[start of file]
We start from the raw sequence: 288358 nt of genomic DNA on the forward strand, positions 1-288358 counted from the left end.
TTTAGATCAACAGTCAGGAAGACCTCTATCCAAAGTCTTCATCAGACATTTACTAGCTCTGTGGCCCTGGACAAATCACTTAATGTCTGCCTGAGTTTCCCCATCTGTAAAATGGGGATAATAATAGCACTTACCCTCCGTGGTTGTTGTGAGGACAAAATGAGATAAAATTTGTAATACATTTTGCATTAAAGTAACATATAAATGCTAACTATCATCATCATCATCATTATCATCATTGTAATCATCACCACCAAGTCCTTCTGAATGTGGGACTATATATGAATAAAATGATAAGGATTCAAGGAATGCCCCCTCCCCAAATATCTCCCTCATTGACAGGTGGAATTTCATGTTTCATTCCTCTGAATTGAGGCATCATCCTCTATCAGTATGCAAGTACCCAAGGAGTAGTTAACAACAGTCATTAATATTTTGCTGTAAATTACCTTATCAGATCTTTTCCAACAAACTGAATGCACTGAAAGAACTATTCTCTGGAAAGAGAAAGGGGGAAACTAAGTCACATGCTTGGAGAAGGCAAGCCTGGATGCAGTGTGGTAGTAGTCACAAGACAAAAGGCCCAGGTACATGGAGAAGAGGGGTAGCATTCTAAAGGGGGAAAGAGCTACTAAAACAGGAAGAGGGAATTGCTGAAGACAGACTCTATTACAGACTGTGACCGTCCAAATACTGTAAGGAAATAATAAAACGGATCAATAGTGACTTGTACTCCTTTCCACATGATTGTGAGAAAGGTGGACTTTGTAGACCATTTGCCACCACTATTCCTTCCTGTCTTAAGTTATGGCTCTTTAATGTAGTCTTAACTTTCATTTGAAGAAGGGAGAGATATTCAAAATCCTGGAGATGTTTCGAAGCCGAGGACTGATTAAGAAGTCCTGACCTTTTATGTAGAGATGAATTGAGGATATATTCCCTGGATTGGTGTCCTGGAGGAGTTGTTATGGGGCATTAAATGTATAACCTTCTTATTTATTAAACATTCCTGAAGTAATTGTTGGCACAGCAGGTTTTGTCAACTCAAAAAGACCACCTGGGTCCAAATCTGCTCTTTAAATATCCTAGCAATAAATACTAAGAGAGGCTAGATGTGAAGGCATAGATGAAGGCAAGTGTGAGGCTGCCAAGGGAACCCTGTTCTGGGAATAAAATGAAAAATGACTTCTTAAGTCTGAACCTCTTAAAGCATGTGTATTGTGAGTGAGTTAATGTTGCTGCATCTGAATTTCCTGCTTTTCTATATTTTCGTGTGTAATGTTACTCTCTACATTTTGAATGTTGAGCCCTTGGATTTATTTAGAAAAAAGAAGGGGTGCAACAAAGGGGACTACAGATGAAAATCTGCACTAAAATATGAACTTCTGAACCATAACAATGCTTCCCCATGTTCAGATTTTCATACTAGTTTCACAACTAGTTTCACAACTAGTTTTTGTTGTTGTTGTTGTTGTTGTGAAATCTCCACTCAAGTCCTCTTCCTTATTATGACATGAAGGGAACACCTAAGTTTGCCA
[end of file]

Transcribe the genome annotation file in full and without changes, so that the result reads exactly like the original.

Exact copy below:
We start from the raw sequence: 288358 nt of genomic DNA on the forward strand, positions 1-288358 counted from the left end.
TTTAGATCAACAGTCAGGAAGACCTCTATCCAAAGTCTTCATCAGACATTTACTAGCTCTGTGGCCCTGGACAAATCACTTAATGTCTGCCTGAGTTTCCCCATCTGTAAAATGGGGATAATAATAGCACTTACCCTCCGTGGTTGTTGTGAGGACAAAATGAGATAAAATTTGTAATACATTTTGCATTAAAGTAACATATAAATGCTAACTATCATCATCATCATCATTATCATCATTGTAATCATCACCACCAAGTCCTTCTGAATGTGGGACTATATATGAATAAAATGATAAGGATTCAAGGAATGCCCCCTCCCCAAATATCTCCCTCATTGACAGGTGGAATTTCATGTTTCATTCCTCTGAATTGAGGCATCATCCTCTATCAGTATGCAAGTACCCAAGGAGTAGTTAACAACAGTCATTAATATTTTGCTGTAAATTACCTTATCAGATCTTTTCCAACAAACTGAATGCACTGAAAGAACTATTCTCTGGAAAGAGAAAGGGGGAAACTAAGTCACATGCTTGGAGAAGGCAAGCCTGGATGCAGTGTGGTAGTAGTCACAAGACAAAAGGCCCAGGTACATGGAGAAGAGGGGTAGCATTCTAAAGGGGGAAAGAGCTACTAAAACAGGAAGAGGGAATTGCTGAAGACAGACTCTATTACAGACTGTGACCGTCCAAATACTGTAAGGAAATAATAAAACGGATCAATAGTGACTTGTACTCCTTTCCACATGATTGTGAGAAAGGTGGACTTTGTAGACCATTTGCCACCACTATTCCTTCCTGTCTTAAGTTATGGCTCTTTAATGTAGTCTTAACTTTCATTTGAAGAAGGGAGAGATATTCAAAATCCTGGAGATGTTTCGAAGCCGAGGACTGATTAAGAAGTCCTGACCTTTTATGTAGAGATGAATTGAGGATATATTCCCTGGATTGGTGTCCTGGAGGAGTTGTTATGGGGCATTAAATGTATAACCTTCTTATTTATTAAACATTCCTGAAGTAATTGTTGGCACAGCAGGTTTTGTCAACTCAAAAAGACCACCTGGGTCCAAATCTGCTCTTTAAATATCCTAGCAATAAATACTAAGAGAGGCTAGATGTGAAGGCATAGATGAAGGCAAGTGTGAGGCTGCCAAGGGAACCCTGTTCTGGGAATAAAATGAAAAATGACTTCTTAAGTCTGAACCTCTTAAAGCATGTGTATTGTGAGTGAGTTAATGTTGCTGCATCTGAATTTCCTGCTTTTCTATATTTTCGTGTGTAATGTTACTCTCTACATTTTGAATGTTGAGCCCTTGGATTTATTTAGAAAAAAGAAGGGGTGCAACAAAGGGGACTACAGATGAAAATCTGCACTAAAATATGAACTTCTGAACCATAACAATGCTTCCCCATGTTCAGATTTTCATACTAGTTTCACAACTAGTTTCACAACTAGTTTTTGTTGTTGTTGTTGTTGTTGTGAAATCTCCACTCAAGTCCTCTTCCTTATTATGACATGAAGGGAACACCTAAGTTTGCCA